To conclude, the instructors are using student-centred models of interactive teaching, which are Cooperative Learning, Problem-Based Learning and Classroom Discussion as defined by Arends (2011) and shows that instructors possess a constructivist approach.

 

  1. Potential Online Resources for Students’ and Changes in Study Habits

Based on instructors’ perceptions about potential online resources, it is difficult to find trusted content, especially in Turkish (2 instructors). Hence,  instructors proposed that trusted resources, like forums and wikis, are important and should be compiled for students. They mentioned that visual media has great effect, and students prefer to use audio-visual content more (2 instructors). According to one instructor, easy and quick access to online materials attracts students more, so an e-Learning approach should be used more often. One another instructor said that “Students should use technology more often, they should continuously follow innovations, and hence daily technology usage should become part and parcel of their lifestyle” and another instructor mentioned that “collaborative learning gains more importance”. One instructor didn’t think that students use social media and online resources effectively and another declared that “There is a huge difference between the beginning and end of the semester. I encourage them to develop strong personalities. They use their own experiences to keep empathy as a role model. Visual media has a great effect”. Although there are lots of potential resources, effective and ethical usage together with trustworthy issues still needs attention.

 

  1. Current Situation of Universities in terms of up-to-date technologies

With regard to universities usage of up-to-date technologies, the answers were diverse. Of the 12 instructors, 7 directly said “no”, that universities are not using the latest technologies, whereas 5 instructors thought that some universities are getting use of up-to-date technologies to some extent. On this manner, one instructor said that “Universities are the last implementers of all innovations. Even K-12 is better than higher education. The biggest barrier is the faculty members themselves. They don’t feel a need to promote these tools. Instead they expect students to learn by themselves”, whereas another instructor stated that “I think that general planning and continuous training is needed for the effective use of technology”. As a conclusion, universities have still much to do to achieve the intended goal of using up-to-date technologies in every day classes.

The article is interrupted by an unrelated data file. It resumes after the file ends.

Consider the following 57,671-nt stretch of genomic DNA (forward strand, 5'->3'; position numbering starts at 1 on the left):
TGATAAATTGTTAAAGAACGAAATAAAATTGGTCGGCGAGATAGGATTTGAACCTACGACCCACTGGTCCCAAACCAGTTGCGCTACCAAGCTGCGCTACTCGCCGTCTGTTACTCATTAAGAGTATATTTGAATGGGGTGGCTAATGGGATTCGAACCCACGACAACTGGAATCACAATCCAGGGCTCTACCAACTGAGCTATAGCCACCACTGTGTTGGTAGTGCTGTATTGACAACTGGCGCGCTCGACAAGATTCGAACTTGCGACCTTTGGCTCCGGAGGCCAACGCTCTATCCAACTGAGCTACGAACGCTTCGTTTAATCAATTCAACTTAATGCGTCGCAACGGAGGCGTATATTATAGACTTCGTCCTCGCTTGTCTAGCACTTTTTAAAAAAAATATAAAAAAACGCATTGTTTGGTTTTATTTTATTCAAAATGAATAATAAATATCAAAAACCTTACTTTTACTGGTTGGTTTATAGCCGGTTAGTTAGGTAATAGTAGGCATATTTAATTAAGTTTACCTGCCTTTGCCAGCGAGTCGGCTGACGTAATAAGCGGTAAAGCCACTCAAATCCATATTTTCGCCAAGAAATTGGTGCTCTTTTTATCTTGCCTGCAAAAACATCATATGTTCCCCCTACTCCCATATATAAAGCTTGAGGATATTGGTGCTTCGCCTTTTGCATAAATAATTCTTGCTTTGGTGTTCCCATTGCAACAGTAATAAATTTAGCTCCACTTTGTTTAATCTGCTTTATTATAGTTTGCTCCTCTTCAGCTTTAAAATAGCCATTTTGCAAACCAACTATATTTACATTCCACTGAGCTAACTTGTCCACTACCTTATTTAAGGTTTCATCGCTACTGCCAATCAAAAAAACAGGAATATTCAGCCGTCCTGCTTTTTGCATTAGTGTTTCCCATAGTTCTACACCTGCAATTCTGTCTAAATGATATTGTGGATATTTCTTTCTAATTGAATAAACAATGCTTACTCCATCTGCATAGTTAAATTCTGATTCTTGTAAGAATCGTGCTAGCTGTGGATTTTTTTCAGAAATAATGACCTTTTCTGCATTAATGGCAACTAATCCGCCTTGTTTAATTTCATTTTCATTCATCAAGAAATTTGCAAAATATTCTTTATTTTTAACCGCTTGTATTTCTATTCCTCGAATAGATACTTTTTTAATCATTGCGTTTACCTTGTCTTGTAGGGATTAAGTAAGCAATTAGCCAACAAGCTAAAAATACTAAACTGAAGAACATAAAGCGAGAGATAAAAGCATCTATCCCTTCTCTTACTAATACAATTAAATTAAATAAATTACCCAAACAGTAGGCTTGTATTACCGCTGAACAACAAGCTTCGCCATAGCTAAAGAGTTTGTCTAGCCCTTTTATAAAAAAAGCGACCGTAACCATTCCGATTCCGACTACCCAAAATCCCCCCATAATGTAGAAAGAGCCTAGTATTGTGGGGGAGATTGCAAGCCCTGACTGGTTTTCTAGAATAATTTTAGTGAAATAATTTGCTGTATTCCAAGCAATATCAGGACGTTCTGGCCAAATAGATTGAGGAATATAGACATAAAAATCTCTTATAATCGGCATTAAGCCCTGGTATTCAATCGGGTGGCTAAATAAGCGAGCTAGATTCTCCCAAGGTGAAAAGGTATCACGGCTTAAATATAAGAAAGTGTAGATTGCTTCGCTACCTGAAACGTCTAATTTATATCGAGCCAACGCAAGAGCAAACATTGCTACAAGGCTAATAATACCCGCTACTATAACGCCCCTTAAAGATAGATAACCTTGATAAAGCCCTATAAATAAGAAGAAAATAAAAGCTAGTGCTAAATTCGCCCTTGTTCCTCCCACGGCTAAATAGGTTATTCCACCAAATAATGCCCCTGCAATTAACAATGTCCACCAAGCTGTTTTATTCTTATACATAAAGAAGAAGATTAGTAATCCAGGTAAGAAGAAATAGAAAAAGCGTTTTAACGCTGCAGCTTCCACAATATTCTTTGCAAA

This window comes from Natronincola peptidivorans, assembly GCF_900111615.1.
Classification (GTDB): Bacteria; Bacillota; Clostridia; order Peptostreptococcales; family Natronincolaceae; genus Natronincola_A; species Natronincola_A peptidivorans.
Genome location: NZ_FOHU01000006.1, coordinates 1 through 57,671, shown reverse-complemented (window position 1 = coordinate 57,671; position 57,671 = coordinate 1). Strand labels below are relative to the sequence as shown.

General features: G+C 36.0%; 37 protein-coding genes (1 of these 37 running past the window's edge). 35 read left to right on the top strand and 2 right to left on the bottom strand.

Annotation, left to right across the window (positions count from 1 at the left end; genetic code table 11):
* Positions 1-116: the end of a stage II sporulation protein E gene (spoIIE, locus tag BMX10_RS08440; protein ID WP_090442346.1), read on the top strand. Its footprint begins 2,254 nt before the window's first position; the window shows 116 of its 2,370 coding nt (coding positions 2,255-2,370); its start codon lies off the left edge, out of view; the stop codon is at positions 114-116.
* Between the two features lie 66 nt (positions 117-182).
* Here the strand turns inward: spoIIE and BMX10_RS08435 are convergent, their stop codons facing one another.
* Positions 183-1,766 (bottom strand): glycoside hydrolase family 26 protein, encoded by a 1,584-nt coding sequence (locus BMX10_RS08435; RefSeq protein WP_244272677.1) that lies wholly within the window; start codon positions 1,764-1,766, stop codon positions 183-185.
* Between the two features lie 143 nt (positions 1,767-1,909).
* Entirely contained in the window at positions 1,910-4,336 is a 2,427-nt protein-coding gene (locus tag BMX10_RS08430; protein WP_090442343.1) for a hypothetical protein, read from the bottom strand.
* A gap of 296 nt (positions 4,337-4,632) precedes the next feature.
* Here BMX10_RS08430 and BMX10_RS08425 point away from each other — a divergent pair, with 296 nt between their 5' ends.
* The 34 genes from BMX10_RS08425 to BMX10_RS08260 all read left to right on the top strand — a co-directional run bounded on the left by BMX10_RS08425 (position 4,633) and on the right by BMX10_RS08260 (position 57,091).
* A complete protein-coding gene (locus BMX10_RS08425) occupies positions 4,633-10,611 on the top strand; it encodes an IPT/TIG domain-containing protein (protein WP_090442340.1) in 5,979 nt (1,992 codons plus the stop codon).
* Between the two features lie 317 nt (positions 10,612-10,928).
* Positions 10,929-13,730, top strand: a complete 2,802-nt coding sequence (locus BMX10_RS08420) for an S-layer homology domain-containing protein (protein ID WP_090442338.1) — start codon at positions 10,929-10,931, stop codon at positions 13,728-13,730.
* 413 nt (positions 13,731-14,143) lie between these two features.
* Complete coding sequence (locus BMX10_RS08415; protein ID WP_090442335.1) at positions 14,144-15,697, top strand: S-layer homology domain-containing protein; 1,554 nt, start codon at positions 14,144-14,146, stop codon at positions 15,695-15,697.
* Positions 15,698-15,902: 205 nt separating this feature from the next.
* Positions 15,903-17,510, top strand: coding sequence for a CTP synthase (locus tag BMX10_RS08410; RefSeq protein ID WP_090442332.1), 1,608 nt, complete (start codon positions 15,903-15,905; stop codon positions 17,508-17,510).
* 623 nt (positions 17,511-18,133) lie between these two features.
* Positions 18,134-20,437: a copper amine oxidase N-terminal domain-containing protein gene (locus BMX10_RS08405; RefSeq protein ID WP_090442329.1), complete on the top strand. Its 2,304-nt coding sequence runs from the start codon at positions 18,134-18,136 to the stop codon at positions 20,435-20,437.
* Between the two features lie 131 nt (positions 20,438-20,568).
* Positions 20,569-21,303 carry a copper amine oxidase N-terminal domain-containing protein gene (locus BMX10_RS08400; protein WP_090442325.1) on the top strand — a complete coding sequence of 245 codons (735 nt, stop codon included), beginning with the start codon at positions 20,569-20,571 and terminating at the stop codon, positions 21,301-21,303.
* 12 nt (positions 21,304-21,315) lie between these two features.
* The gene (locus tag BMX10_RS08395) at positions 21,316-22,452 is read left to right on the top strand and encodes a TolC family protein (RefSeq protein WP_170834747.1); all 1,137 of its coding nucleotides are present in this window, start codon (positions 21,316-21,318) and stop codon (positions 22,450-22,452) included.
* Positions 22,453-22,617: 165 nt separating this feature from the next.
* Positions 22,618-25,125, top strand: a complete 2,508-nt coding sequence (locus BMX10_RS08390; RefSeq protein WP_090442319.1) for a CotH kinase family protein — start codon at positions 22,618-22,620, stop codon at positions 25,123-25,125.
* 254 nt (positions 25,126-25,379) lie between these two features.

1. Need for a Change in Teaching Processes and Skills

When the instructors were asked if they use up-to-date technologies in their teaching and research processes, and is a change needed in terms of teaching processes and their skills, 11 instructors answered “yes”, whereas one instructor said “no”. Two instructors added that there is a resistance for this change. One instructor said that “They need serious skills that are more than an individual can learn by himself/herself. You either have to attend seminars or observe good models”, while another stated “We need creativity to improve the quality of teaching-learning. This can only be achieved through a top-down approach where all university members contribute voluntarily”.

 

Another instructor declared that “Perceptions should change and instructors should use technology in their courses on a regular basis. They should also integrate technology into their daily lives”, while one instructor said “We have to adopt our pedagogical insight and experiences in order to teach with technology. Technology can offer us the opportunity to shape content for delivery in a way that is more meaningful and in a quick and effective manner”. One other instructor stated that “New skills are needed to use new technologies. We have to change our habits and learn something different”. Hence, it is obvious that the instructors are aware of what is needed to make full use of emerging technologies, but they have concerns about resistance.

 

  1. Existing Social Media Strategy for Universities

The instructors are asked if they knew about the social media strategy for their university or not, and 9 instructors stated that there was no such a strategy. The remaining 3 instructors had no idea. One instructor said that “ICT should be a part of daily life. It should appear automatically in our daily processes”. There was therefore either no strategy and/or not much opinion about such a strategy. This is an expected result since all implementations of social media in education are individual attempts of very few people.

 

  1. Suggestions for a Social Media Strategy

Additionally, their suggestions for a social media strategy were questioned and 10 instructors had suggestions; quotations of which are as follows:

 

  • We can use technology as a powerful network for knowledge sharing. In-service training opportunities are needed for all instructors.